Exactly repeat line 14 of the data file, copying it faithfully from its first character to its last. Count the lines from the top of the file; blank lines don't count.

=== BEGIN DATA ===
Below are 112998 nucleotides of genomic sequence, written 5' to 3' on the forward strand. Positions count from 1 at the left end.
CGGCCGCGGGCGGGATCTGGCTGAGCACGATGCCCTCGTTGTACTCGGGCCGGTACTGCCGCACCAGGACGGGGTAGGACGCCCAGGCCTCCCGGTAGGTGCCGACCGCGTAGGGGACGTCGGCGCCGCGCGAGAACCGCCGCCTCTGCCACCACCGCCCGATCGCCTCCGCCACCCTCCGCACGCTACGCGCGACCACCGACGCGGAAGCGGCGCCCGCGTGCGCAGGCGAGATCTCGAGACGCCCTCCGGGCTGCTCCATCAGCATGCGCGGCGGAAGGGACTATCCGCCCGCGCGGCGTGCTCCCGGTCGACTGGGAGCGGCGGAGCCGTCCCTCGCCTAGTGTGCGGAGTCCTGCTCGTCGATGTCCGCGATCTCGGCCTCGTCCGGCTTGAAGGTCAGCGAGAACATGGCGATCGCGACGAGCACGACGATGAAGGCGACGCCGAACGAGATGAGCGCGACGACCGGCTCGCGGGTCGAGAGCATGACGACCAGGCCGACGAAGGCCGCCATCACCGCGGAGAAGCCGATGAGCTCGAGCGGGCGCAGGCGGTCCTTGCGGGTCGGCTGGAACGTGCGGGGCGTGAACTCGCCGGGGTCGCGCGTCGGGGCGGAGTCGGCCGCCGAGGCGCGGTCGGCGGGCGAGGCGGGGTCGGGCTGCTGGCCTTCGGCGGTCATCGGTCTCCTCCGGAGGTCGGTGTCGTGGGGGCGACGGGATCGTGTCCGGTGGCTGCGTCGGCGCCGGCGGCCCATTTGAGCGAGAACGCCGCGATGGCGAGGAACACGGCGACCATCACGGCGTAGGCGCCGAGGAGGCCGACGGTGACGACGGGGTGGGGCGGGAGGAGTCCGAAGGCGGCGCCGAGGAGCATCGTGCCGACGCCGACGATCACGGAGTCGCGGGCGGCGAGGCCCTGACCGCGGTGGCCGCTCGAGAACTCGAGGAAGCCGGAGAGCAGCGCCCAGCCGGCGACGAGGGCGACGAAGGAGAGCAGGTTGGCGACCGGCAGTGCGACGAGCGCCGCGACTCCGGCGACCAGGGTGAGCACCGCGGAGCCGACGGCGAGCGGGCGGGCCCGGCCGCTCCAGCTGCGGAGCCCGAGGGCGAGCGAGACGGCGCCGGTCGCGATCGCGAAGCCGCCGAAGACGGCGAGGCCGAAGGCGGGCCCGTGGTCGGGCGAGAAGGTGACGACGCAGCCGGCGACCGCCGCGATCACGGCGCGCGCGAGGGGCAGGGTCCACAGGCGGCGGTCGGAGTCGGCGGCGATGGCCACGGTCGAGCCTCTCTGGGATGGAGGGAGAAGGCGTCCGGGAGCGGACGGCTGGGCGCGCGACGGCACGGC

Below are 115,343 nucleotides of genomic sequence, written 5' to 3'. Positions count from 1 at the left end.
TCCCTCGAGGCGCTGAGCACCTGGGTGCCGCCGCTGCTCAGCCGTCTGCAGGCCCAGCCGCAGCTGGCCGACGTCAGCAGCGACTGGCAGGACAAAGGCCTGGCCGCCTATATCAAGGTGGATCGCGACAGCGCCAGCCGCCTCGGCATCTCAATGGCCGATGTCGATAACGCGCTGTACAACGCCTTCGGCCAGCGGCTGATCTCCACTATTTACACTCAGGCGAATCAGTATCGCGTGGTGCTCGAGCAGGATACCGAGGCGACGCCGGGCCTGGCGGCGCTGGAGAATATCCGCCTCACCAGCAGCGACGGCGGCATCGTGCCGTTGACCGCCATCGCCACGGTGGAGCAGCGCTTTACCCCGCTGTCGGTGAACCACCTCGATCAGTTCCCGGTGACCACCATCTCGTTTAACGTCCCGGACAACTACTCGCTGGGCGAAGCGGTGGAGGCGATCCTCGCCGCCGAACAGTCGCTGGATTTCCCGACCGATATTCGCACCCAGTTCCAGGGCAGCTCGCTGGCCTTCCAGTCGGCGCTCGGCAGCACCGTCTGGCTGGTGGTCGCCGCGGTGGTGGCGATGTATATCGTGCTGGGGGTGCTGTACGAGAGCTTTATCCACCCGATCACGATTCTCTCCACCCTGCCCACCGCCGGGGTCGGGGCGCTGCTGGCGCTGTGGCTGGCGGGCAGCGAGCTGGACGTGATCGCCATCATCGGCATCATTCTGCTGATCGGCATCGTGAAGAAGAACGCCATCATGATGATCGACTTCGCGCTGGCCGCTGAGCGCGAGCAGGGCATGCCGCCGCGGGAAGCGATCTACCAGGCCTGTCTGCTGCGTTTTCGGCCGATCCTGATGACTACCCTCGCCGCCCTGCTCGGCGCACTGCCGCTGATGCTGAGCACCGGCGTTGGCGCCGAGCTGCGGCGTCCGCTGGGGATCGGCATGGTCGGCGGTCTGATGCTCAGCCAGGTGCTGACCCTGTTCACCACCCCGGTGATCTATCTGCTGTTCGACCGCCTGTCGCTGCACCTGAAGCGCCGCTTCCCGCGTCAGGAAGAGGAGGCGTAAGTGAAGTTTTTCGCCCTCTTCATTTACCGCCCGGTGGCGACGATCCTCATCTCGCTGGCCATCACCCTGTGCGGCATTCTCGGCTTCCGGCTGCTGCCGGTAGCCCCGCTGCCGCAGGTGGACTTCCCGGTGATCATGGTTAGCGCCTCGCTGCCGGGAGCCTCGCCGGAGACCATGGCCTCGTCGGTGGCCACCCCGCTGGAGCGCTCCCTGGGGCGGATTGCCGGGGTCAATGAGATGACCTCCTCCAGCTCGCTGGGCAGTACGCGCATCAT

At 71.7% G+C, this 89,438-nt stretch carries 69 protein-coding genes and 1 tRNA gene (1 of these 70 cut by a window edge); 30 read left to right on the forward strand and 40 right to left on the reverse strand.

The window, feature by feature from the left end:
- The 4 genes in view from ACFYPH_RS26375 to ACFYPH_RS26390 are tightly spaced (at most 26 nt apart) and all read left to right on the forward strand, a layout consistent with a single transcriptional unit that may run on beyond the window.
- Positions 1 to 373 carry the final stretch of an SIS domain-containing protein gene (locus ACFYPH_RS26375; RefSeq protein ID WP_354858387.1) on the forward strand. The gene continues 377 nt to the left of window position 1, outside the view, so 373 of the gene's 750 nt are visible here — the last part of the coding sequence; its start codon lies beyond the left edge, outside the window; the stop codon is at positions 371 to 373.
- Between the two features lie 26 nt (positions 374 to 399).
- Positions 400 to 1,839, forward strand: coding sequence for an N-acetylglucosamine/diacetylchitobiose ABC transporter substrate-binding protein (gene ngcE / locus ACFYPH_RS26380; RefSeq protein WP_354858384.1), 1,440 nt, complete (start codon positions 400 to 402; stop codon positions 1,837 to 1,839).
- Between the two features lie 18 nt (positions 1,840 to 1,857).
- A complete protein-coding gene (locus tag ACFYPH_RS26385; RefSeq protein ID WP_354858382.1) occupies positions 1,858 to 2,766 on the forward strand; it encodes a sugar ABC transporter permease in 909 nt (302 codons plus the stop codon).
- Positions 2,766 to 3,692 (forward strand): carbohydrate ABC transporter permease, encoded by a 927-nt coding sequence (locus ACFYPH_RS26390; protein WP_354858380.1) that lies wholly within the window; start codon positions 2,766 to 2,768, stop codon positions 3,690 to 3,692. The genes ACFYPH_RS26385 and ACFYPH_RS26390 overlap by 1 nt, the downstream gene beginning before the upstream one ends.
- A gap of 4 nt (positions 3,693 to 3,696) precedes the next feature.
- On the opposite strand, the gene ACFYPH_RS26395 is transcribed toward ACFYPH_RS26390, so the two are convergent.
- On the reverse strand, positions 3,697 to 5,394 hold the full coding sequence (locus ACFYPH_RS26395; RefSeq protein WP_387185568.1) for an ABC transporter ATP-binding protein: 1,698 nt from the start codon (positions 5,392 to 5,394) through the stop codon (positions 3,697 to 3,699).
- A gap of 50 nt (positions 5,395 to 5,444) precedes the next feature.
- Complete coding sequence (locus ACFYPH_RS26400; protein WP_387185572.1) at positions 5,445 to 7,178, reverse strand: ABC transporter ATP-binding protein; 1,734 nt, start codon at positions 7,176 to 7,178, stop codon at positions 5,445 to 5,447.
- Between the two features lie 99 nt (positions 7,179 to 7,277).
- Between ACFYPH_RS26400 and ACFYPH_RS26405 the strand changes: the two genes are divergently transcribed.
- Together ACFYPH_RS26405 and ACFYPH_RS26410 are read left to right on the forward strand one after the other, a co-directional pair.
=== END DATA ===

- A gap of 4 nt (positions 3,693 to 3,696) precedes the next feature.